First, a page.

In walking back his comments about Facebook "killing people," President Biden Monday conceded that the debate around vaccine misinformation is too complicated to be narrowed down to soundbites.
Why it matters: Inoculating people is the surest path to ending the COVID pandemic, but the U.S. vaccination drive has petered out against a tide of partisan rhetoric and suspicion fueled by misinformation.
Driving the news: "It was pointed out that on Facebook, of all the misinformation, 60% of the misinformation came from 12 individuals. ... Facebook isn't killing people, these 12 people who are out there giving misinformation ... [are] killing people," Biden said Monday, referring to a report by the Center for Countering Digital Hate.
- "My hope is that Facebook, instead of taking it personally that somehow I'm saying Facebook is killing people, that they would do something about the misinformation," he added.
Of note: A different internal study conducted by Facebook, as reported by the Washington Post in March, showed that "vaccine hesitant" content on Facebook was similarly concentrated among relatively small segments of its users.
- When a group of employees asked for resources to pursue a long-term study of the prevalence of COVID misinformation on its platform, Facebook turned them down, according to a New York Times report Monday.
Facebook controls access to data about what users are doing on its platform, and independent researchers have long argued that the company cherry-picks statistics to burnish its image.
The other side: "With no standard definition for vaccine misinformation, and with both false and even true content (often shared by mainstream media outlets) potentially discouraging vaccine acceptance, we focus on the outcomes — measuring whether people who use Facebook are accepting of COVID-19 vaccines," Facebook spokesperson Dani Lever said in a statement.
- The company points to numbers showing increased vaccine acceptance among U.S. users, and says "more than 2 billion people have viewed authoritative information about COVID-19 and vaccines on Facebook," while 3.3 million Americans used its vaccine finder.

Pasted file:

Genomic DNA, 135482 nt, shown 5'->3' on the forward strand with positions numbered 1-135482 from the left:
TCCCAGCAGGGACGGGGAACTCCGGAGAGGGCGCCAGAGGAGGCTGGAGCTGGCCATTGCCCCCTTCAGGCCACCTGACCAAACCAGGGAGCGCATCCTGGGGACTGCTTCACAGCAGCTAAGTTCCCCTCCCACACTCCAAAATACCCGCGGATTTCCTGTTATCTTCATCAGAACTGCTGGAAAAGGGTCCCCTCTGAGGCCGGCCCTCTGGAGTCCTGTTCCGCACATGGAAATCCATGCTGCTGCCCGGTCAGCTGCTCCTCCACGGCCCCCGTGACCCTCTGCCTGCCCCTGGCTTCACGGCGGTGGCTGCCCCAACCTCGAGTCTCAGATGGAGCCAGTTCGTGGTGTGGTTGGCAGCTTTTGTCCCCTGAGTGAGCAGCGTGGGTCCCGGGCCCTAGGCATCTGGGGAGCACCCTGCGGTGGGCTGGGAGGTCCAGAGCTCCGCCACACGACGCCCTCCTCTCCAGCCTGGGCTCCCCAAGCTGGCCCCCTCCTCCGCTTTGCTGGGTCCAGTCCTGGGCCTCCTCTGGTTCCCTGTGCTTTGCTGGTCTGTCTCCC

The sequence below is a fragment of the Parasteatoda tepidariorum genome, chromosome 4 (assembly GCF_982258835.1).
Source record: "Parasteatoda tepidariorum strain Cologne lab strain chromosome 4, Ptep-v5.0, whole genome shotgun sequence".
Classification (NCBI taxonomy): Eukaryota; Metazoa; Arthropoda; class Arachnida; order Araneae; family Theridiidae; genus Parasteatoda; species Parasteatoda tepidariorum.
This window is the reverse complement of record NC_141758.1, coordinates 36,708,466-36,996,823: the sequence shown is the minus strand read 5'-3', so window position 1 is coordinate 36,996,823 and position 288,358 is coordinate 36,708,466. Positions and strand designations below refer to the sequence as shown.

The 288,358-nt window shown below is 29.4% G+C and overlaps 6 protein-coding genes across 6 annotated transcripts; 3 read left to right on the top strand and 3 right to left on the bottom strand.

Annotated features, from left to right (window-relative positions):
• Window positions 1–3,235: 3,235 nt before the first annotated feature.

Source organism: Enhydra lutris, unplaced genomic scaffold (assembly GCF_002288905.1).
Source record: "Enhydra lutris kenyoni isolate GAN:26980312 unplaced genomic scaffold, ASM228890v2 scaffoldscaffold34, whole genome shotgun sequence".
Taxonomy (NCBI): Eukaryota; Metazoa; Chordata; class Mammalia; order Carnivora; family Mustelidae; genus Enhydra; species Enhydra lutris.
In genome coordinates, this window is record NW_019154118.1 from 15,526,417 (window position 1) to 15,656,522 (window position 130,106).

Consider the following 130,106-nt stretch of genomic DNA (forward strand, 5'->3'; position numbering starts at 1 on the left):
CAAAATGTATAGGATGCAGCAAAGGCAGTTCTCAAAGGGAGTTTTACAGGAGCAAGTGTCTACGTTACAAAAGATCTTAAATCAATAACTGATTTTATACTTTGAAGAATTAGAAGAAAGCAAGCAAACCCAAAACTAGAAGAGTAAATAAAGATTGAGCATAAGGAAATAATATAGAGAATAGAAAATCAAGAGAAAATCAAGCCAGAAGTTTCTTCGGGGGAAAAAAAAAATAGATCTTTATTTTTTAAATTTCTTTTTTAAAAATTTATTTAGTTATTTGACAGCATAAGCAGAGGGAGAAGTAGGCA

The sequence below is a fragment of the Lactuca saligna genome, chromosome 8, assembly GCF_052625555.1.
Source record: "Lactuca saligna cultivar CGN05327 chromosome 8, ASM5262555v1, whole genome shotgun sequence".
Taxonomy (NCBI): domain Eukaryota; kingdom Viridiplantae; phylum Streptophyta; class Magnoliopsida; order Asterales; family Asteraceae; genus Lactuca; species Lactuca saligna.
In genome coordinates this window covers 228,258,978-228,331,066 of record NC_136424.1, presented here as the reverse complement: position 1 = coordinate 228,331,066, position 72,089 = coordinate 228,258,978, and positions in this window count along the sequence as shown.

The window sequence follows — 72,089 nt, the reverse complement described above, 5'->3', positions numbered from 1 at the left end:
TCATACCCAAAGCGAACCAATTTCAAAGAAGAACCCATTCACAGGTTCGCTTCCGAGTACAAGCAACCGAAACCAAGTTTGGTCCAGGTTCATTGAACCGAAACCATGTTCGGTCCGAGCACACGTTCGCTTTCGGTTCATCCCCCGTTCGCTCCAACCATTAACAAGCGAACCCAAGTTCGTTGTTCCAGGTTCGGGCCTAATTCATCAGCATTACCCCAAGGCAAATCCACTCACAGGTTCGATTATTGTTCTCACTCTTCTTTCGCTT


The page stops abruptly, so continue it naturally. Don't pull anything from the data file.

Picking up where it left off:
Be smart: Experts say misinformation is only one of many factors that can lead to vaccine hesitancy, including a person's political affiliation, assessment of their own risk of disease, access to vaccines, technology and transportation, and socioeconomic status.
Much of the misinformation in circulation doesn't explicitly target vaccines, but rather, the people responsible for delivering information about vaccines, Kathleen Hall Jamieson, director of the Annenberg Public Policy Center at the University of Pennsylvania, told Axios, describing findings from a new study.
- "When you begin to reduce trust in experts and agencies telling you that vaccines are safe, you're creating all kinds of susceptibilities that can be exploited for partisan gain," she said.
- The study finds that people who rely on conservative media, for example, have much less confidence in key institutions and experts, like the CDC, FDA and Dr. Anthony Fauci, and as a result are much more likely to accept misinformation about the vaccine.
The big picture: Facebook is just one social network, and misinformation thrives across multiple popular platforms, including YouTube, TikTok, Twitter and more.
- Zoom out, and social media networks are just one element in a larger misinformation ecosystem, including broadcast networks and public officials.
- "Perhaps the largest amplifier of COVID health misinfo has been figures like [Rep. Marjorie Taylor Greene] & Tucker Carlson. Media. Politicians with huge platforms," Renee DiResta, research manager at the Stanford Internet Observatory, tweeted over the weekend.
- Twitter suspended Greene's account Monday.
Our thought bubble: Once the COVID vaccine topic became politicized, the effort to limit misinformation became infinitely harder.
- Instead of good-faith discussions of scientific findings' strengths and limits, the debate became a no-quarter scramble for partisan advantage.
- It also became an argument that many companies and executives are loath to squelch. Banning harmful misinformation about vaccines is good public health practice, but barring political debate about them looks like a kind of censorship.